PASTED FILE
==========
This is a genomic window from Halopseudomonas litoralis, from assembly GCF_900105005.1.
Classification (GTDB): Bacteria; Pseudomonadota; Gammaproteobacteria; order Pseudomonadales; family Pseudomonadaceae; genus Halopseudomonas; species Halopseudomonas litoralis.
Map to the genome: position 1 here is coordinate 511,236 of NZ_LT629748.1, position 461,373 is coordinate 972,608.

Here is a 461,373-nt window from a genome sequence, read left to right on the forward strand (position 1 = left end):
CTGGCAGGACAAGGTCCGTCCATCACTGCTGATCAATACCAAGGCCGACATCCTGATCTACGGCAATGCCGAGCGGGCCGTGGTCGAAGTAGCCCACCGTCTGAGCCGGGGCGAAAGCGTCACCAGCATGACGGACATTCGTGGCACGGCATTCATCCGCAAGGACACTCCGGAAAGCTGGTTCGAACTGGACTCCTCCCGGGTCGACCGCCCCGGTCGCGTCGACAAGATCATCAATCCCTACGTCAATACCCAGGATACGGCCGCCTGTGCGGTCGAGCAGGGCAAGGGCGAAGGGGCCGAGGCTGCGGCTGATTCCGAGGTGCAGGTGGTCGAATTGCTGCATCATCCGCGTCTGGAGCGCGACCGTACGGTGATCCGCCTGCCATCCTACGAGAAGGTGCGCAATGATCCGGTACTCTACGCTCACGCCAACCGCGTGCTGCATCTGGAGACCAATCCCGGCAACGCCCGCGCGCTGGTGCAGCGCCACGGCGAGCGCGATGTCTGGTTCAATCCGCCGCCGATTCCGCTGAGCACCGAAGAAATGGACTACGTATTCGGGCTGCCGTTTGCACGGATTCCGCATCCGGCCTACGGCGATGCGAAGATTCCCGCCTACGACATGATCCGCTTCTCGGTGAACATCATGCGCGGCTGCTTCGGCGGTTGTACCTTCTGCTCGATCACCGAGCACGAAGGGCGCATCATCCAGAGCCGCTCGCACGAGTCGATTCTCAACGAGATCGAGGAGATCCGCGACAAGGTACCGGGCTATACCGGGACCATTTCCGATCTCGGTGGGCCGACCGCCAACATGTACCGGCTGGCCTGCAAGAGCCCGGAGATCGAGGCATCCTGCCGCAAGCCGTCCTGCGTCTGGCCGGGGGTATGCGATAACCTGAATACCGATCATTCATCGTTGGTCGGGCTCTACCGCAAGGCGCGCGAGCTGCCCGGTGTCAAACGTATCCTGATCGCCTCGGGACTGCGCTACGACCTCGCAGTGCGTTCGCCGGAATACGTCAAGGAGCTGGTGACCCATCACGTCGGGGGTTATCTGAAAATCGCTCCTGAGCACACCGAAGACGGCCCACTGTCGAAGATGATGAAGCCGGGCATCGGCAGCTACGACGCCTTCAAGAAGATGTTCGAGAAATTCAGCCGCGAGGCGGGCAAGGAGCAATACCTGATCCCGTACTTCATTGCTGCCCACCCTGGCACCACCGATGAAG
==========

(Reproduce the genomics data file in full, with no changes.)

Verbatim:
This is a genomic window from Halopseudomonas litoralis, from assembly GCF_900105005.1.
Classification (GTDB): Bacteria; Pseudomonadota; Gammaproteobacteria; order Pseudomonadales; family Pseudomonadaceae; genus Halopseudomonas; species Halopseudomonas litoralis.
Map to the genome: position 1 here is coordinate 511,236 of NZ_LT629748.1, position 461,373 is coordinate 972,608.

Here is a 461,373-nt window from a genome sequence, read left to right on the forward strand (position 1 = left end):
CTGGCAGGACAAGGTCCGTCCATCACTGCTGATCAATACCAAGGCCGACATCCTGATCTACGGCAATGCCGAGCGGGCCGTGGTCGAAGTAGCCCACCGTCTGAGCCGGGGCGAAAGCGTCACCAGCATGACGGACATTCGTGGCACGGCATTCATCCGCAAGGACACTCCGGAAAGCTGGTTCGAACTGGACTCCTCCCGGGTCGACCGCCCCGGTCGCGTCGACAAGATCATCAATCCCTACGTCAATACCCAGGATACGGCCGCCTGTGCGGTCGAGCAGGGCAAGGGCGAAGGGGCCGAGGCTGCGGCTGATTCCGAGGTGCAGGTGGTCGAATTGCTGCATCATCCGCGTCTGGAGCGCGACCGTACGGTGATCCGCCTGCCATCCTACGAGAAGGTGCGCAATGATCCGGTACTCTACGCTCACGCCAACCGCGTGCTGCATCTGGAGACCAATCCCGGCAACGCCCGCGCGCTGGTGCAGCGCCACGGCGAGCGCGATGTCTGGTTCAATCCGCCGCCGATTCCGCTGAGCACCGAAGAAATGGACTACGTATTCGGGCTGCCGTTTGCACGGATTCCGCATCCGGCCTACGGCGATGCGAAGATTCCCGCCTACGACATGATCCGCTTCTCGGTGAACATCATGCGCGGCTGCTTCGGCGGTTGTACCTTCTGCTCGATCACCGAGCACGAAGGGCGCATCATCCAGAGCCGCTCGCACGAGTCGATTCTCAACGAGATCGAGGAGATCCGCGACAAGGTACCGGGCTATACCGGGACCATTTCCGATCTCGGTGGGCCGACCGCCAACATGTACCGGCTGGCCTGCAAGAGCCCGGAGATCGAGGCATCCTGCCGCAAGCCGTCCTGCGTCTGGCCGGGGGTATGCGATAACCTGAATACCGATCATTCATCGTTGGTCGGGCTCTACCGCAAGGCGCGCGAGCTGCCCGGTGTCAAACGTATCCTGATCGCCTCGGGACTGCGCTACGACCTCGCAGTGCGTTCGCCGGAATACGTCAAGGAGCTGGTGACCCATCACGTCGGGGGTTATCTGAAAATCGCTCCTGAGCACACCGAAGACGGCCCACTGTCGAAGATGATGAAGCCGGGCATCGGCAGCTACGACGCCTTCAAGAAGATGTTCGAGAAATTCAGCCGCGAGGCGGGCAAGGAGCAATACCTGATCCCGTACTTCATTGCTGCCCACCCTGGCACCACCGATGAAG